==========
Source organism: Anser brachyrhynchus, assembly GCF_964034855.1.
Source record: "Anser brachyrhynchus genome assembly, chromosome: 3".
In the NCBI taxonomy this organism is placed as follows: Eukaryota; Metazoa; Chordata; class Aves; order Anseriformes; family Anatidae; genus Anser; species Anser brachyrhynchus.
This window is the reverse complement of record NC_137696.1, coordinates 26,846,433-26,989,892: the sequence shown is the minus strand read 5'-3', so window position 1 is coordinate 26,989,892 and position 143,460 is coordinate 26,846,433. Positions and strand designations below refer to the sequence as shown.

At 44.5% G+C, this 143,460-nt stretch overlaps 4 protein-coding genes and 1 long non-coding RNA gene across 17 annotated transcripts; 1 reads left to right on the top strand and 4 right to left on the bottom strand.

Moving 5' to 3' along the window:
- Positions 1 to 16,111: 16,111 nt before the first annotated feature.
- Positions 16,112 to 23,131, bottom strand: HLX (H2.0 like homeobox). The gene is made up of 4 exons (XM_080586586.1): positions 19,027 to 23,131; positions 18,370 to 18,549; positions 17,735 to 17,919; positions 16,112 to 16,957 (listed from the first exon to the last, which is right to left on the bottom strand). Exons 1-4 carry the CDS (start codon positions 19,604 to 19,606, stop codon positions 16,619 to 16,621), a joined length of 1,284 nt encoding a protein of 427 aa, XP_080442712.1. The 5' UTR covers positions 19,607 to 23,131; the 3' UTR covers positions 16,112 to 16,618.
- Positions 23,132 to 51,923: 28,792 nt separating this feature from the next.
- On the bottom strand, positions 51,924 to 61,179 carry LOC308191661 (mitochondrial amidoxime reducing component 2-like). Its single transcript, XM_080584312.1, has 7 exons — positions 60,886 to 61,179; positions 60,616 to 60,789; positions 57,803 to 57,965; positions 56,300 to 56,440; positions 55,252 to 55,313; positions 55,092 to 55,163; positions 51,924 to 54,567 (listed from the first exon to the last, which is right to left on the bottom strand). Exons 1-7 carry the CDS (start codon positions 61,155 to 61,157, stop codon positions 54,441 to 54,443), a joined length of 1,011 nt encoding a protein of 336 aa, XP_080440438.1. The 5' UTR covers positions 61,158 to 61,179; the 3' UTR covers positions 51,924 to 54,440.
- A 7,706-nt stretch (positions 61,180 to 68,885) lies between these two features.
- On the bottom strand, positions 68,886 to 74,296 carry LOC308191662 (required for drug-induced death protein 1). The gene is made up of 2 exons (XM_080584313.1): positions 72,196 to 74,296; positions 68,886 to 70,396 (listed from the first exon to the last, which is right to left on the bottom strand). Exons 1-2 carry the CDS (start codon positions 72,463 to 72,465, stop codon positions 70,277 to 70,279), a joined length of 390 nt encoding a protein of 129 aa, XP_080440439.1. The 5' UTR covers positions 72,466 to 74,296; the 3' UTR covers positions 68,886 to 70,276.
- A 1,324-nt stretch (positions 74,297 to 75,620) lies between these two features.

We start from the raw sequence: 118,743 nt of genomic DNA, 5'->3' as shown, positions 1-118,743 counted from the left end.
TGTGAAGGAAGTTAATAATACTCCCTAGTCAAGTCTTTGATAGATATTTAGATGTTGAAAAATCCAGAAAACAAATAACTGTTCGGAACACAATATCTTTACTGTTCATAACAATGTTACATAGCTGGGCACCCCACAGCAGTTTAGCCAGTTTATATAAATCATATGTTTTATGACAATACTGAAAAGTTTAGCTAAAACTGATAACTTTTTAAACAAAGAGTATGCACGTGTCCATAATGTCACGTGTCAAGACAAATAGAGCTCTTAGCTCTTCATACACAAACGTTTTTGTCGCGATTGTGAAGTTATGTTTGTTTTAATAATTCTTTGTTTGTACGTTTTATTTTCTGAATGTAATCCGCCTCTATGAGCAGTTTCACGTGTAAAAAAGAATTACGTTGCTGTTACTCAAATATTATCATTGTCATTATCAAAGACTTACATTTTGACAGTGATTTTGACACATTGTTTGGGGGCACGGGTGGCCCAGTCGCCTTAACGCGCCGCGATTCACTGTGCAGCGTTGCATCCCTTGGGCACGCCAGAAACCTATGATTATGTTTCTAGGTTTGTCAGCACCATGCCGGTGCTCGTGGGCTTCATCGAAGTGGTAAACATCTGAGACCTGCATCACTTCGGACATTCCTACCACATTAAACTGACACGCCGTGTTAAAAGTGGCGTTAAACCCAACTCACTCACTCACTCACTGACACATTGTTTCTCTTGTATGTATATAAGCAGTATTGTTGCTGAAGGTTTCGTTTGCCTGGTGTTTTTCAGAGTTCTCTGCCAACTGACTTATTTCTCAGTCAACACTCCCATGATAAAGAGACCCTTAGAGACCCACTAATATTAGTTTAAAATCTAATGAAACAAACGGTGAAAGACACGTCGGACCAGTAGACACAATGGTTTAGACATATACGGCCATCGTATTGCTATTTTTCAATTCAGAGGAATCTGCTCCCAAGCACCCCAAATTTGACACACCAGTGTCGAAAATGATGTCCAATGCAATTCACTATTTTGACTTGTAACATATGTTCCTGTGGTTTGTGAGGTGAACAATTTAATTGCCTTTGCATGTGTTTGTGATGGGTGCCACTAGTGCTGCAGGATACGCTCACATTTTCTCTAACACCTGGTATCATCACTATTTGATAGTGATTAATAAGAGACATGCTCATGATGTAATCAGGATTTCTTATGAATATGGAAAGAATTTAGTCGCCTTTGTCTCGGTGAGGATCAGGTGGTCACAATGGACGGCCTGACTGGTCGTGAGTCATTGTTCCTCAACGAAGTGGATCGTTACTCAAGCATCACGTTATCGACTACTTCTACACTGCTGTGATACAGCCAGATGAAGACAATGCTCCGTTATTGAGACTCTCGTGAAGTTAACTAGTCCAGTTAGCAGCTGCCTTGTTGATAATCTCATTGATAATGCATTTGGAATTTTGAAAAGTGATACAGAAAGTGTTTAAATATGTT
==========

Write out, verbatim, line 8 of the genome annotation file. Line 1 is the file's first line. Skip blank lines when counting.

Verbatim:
- Positions 16,112 to 23,131, bottom strand: HLX (H2.0 like homeobox). The gene is made up of 4 exons (XM_080586586.1): positions 19,027 to 23,131; positions 18,370 to 18,549; positions 17,735 to 17,919; positions 16,112 to 16,957 (listed from the first exon to the last, which is right to left on the bottom strand). Exons 1-4 carry the CDS (start codon positions 19,604 to 19,606, stop codon positions 16,619 to 16,621), a joined length of 1,284 nt encoding a protein of 427 aa, XP_080442712.1. The 5' UTR covers positions 19,607 to 23,131; the 3' UTR covers positions 16,112 to 16,618.